People living with amputations may suffer debilitating emotional lows in the wake of their accident, as may their loved ones. (We discuss how to sue and collect for pain and suffering in a later section.)

What Areas Can Be Affected in an Amputation?

An amputation may happen to any of the body’s limbs and extremities, on both the upper or the lower body. We go into each section in more detail below:

Upper Limb Amputation

Amputations affecting arms, hands or fingers.

Shoulder disarticulation

Affected area: entire arm at your shoulder level

Forequarter amputation

Affected area: entire arm, shoulder, collarbone, and shoulder blade

Trans-humeral amputation

Affected area: upper arm between the elbow and the shoulder.

Elbow disarticulation

Affected area: elbow joint

Wrist disarticulation

Affected area: wrist joint

Metacarpal amputation

Affected area: part of the hand (wrist is kept intact)

Lower Limb Amputation

Amputations affecting legs, feet or toes. 

Pelvic amputation (hemipelvectomy)

Affected area: half of the pelvis areas and leg.

Hip disarticulation

Affected area: leg at the hip joint

Transfemoral amputation

Affected area: thighbone

Ankle disarticulation

Affected area: ankle joint

Digit amputation

Affected area: toe or tip of toe

What Causes Amputation Injuries?

In some cases, amputation severs the limb in full. If the injury is not enough to sever the digit or limb, but doctors cannot perform reattachment, medical amputation becomes necessary. In either instance, the amputation is usually the result of these causes:

Physical Injury

In roughly 3 in upper-extremity amputation injuries, physical injury is the reason. The injury causes crushing, mangling or severing human tissue, whether by motor vehicle accident, climbing accident, natural disaster or other cause. Some physical injuries can be repaired, to some degree, through surgery. However, when the physical injuries are too severe, the injured digit or limb must be amputated.

The majority of amputation cases arise out of traumatic accidents. The Florida amputation attorneys at MattLaw® specialize in the following types of accidents:

  • Car Accidents
  • Truck Accidents
  • Motorcycle Accidents (of all amputation accidents, motorcycle accidents are among the most common)
  • Pedestrian Accidents
  • Bicycle Accidents
  • Workplace Accidents
  • Electrocution Accidents
  • Agricultural Accidents
  • Slips-and-Fall Accidents
  • Dog Bites and Animal Attacks
  • Watercraft and Boating Accidents
  • Golf Cart Accidents
  • Premises Liability Accidents

“How do I seek compensation for a traumatic accident?”

To bring a successful amputation claim, it is critical to prove negligence, whether on the part of an individual or company. This process begins with a full and prompt investigation of the circumstances surrounding the traumatic amputation accident. This is why it is important that you contact a Florida amputation attorney at MattLaw® right away.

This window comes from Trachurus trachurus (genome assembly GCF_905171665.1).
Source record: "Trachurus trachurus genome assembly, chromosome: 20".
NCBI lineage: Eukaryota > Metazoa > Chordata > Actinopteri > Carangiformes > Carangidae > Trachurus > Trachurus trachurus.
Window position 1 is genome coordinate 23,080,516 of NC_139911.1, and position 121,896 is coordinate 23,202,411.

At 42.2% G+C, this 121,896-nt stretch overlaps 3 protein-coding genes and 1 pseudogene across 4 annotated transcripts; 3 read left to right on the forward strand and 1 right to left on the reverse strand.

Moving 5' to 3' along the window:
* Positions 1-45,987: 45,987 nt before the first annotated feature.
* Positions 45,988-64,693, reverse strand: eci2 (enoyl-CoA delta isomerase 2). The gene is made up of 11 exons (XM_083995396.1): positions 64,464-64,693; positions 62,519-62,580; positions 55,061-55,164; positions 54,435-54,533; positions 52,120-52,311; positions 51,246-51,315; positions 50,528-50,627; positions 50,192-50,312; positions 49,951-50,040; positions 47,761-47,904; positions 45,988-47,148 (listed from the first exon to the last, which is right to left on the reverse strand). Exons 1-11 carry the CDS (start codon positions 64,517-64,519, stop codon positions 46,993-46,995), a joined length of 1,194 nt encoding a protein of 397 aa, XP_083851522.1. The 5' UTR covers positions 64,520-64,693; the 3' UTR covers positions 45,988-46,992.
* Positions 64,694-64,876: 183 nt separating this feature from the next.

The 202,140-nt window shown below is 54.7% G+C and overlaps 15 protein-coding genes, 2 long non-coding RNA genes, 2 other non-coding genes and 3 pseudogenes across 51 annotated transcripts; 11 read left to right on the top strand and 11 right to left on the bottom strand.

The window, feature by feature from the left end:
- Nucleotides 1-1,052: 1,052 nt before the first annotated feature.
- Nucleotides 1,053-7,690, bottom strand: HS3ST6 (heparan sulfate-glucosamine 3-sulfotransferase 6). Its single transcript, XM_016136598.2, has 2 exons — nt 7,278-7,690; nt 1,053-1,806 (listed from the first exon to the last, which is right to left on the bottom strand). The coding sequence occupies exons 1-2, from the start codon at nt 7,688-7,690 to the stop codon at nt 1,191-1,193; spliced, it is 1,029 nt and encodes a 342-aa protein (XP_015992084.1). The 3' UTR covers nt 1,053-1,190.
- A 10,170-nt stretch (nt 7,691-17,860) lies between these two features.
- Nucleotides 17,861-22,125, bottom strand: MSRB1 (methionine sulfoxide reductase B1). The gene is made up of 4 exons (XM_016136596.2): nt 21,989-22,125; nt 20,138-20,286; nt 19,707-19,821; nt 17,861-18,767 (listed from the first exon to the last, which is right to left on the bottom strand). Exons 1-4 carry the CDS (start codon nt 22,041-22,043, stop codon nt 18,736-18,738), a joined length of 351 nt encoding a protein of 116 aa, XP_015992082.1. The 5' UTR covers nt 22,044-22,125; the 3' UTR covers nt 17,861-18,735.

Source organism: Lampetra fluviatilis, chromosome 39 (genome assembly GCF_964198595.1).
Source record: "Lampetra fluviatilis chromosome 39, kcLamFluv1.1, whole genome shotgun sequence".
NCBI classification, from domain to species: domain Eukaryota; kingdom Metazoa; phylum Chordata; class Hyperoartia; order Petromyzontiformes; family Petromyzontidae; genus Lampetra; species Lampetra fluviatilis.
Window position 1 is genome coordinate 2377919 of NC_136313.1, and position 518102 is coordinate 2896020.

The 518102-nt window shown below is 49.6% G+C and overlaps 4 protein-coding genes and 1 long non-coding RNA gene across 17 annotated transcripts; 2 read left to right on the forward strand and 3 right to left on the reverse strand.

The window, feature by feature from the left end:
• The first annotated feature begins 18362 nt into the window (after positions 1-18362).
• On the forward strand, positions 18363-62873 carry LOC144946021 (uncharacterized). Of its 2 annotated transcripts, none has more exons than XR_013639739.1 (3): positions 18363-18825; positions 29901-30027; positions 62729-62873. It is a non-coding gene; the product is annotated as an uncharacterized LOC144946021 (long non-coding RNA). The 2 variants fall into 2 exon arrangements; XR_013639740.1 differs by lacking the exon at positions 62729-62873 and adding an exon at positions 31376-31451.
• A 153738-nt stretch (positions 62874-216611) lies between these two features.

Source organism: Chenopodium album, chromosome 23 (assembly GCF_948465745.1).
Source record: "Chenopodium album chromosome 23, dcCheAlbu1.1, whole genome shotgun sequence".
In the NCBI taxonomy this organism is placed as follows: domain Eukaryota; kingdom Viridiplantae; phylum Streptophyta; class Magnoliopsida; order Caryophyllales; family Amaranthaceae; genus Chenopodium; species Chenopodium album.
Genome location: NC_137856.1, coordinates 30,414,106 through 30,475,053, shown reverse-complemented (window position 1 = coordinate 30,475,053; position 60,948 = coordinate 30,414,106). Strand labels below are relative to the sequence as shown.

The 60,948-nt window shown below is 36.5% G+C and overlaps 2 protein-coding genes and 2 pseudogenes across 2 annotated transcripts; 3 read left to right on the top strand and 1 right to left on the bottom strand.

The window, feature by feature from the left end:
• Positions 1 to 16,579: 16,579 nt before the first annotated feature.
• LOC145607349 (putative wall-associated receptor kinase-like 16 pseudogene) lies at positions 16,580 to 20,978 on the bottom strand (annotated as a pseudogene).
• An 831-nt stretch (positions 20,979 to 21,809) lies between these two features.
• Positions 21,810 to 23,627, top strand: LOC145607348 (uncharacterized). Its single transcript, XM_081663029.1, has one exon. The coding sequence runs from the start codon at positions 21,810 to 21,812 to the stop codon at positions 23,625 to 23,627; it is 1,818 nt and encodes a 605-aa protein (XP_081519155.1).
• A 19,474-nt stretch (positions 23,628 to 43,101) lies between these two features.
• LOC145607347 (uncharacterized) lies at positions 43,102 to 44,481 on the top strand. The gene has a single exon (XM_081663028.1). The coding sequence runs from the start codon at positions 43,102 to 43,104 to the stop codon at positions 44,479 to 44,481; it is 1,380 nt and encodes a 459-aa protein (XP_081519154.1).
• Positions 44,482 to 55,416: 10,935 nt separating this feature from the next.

Loss of Blood Flow

Lack of proper blood flow can lead to conditions that require amputation. This may also result from a medical condition, like sepsis, gangrene or necrosis. Blood flow issues may arise from having a digit or limb pinned under a rock or other heavy object.


Infectious diseases are illnesses caused by harmful agents, called “pathogens”, that get into your body. Such infections may spread from person to person, through contaminated food or water, or and through dog or insect bites. Most infections are minor and go away on their own, or with medicine, while other infections are very serious. Serious infections from viruses, bacteria, fungi or parasites can spread throughout the body quickly, and require amputation to stop.

“How does an infection-based amputation occur?”

When an infection is misdiagnosed or left untreated, the infection may spread to the rest of the body. Emergency medical intervention (amputation) is necessary to prevent death in the patient. Sepsis, gangrene and necrosis may cause infections that require medical amputation. The experienced Florida amputation lawyers at MattLaw® can help victims recover compensation for amputations resulting from all of these causes. 

Fires, explosions, collisions, falls: defective or inappropriately maintained products are also a common cause of amputations, or injuries requiring amputation surgery. Dangerous or defective products can lead to class-action lawsuits: suits brought on behalf of a large number of injured people.

Medical Malpractice

Your doctors’ only job is to help you feel better. When they fail at their job, the results can be tragic. Medical malpractice lawsuits bring negligent doctors to justice. Delayed diagnosis, misdiagnosis, improper triage or a simple failure to treat an infection can lead to medical malpractice.

How Do I File A Florida Amputation Injury Claim?